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Grain markets playing wait-and-see

Dryness concerns still aren’t causing widespread crop concerns

horizontal image of five round steel grain bins sitting in a yellow canola field under a very cloudy sky in the summer.

ICE Futures canola contracts held within a rather narrow range during the week ended July 27, with volumes on the light side as both farmers and end-users keep to the sidelines ahead of the harvest.

Dryness remains a concern in a number of areas, but those concerns have so far not been enough to give prices a boost. Provincial crop reports paint a picture of generally favourable yield prospects, with Saskatchewan’s canola crop rated 70 per cent good to excellent and Alberta’s was pegged at 66 per cent. The weekly Manitoba report didn’t place a number on the conditions, but noted that hot temperatures and variable rainfall had fields developing at a quick pace.

With the harvest just around the corner, end-users are banking on off-the-combine sales to keep them supplied and see little reason to bid up the market at this time. A rally in wheat could alter plans somewhat this year though, with spring wheat futures in Minneapolis rallying by 50 cents per bushel during the week. The strength in wheat could make it a more enticing option for generating cash this fall.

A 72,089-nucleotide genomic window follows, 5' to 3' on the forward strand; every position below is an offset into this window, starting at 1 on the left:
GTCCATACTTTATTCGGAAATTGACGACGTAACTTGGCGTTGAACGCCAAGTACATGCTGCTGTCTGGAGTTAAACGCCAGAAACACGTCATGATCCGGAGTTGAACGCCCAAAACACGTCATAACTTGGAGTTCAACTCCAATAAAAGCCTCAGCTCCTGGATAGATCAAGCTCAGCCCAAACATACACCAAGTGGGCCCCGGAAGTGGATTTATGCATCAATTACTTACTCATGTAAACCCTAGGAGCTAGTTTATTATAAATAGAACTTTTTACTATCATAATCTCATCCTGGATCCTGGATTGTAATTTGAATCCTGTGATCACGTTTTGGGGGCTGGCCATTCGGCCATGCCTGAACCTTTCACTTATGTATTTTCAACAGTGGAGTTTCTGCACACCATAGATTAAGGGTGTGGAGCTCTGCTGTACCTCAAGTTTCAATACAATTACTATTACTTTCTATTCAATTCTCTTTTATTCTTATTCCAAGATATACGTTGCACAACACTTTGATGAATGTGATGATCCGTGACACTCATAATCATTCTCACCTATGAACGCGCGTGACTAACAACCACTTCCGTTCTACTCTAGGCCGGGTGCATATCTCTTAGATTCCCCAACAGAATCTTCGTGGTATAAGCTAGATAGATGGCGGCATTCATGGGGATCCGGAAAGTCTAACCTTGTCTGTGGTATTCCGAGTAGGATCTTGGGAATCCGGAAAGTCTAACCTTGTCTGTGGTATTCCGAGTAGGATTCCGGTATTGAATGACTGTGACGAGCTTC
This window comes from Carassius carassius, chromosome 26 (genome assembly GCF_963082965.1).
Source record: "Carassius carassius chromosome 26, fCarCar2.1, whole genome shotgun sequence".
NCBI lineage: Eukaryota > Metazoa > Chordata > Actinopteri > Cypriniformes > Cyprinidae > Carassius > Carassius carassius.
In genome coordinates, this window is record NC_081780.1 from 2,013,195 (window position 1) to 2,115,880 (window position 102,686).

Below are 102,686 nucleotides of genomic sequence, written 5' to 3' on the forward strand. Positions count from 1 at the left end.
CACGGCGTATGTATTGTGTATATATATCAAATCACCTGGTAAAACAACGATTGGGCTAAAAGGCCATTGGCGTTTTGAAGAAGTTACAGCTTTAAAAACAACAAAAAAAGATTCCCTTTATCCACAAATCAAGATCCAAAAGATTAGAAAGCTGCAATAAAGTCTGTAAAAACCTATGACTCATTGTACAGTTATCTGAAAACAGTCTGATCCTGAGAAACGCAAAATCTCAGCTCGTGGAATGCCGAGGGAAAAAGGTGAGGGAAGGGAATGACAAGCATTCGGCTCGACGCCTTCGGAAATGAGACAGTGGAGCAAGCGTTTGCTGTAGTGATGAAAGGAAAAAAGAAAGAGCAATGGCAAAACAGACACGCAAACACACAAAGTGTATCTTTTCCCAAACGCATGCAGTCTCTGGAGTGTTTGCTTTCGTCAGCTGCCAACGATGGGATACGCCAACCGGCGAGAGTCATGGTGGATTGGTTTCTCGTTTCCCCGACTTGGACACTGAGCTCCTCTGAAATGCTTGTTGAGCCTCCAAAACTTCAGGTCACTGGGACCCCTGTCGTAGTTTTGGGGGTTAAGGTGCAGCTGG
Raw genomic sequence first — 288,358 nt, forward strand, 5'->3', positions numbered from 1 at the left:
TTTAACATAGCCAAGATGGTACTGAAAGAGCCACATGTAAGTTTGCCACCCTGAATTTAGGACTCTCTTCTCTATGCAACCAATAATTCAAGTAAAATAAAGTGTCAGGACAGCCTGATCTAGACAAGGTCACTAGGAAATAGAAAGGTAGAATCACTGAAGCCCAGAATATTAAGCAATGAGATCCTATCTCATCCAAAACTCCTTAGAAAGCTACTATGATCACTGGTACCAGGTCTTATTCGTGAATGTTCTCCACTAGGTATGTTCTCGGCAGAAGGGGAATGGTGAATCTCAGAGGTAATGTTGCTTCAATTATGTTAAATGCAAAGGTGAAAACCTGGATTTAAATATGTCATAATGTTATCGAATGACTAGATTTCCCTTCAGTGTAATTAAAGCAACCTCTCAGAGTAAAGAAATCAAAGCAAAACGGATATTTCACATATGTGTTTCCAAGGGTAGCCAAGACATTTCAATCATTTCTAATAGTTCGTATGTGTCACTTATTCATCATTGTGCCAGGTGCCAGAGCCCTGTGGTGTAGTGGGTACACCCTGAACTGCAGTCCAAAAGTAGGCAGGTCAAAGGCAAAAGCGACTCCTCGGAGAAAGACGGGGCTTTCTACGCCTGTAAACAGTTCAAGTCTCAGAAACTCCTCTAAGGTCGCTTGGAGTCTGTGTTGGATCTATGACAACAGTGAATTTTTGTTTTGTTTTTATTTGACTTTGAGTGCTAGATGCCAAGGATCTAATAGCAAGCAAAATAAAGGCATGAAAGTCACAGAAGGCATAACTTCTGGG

Wheat futures were up once again Monday morning, July 30, as a number of key wheat-growing regions of the world remain on the hot and dry side. Europe, the Black Sea region, and Australia are all in varying states of drought, with production prospects declining steadily.

The International Grains Council released updated production estimates during the week, lowering its forecast for world wheat production by 16 million tonnes from an earlier forecast. At 721 million tonnes, global wheat production would be 37 million tonnes below last year.

Global trade issues remain front and centre in the agricultural markets as well, with no signs of a quick resolution to the China/U.S. dispute.

U.S. President Donald Trump announced subsidies of US$12 billion for farmers in the country to help offset the negative impact of Chinese subsidies. That aid will be based off of new crop production.

Trump also made a claim that Europe would be buying more U.S. soybeans. Whether or not that holds true remains to be seen, as European buyers are private companies and not beholden to political directives.

About the author


Phil Franz-Warkentin - MarketsFarm

Phil Franz-Warkentin writes for MarketsFarm specializing in grain and commodity market reporting.



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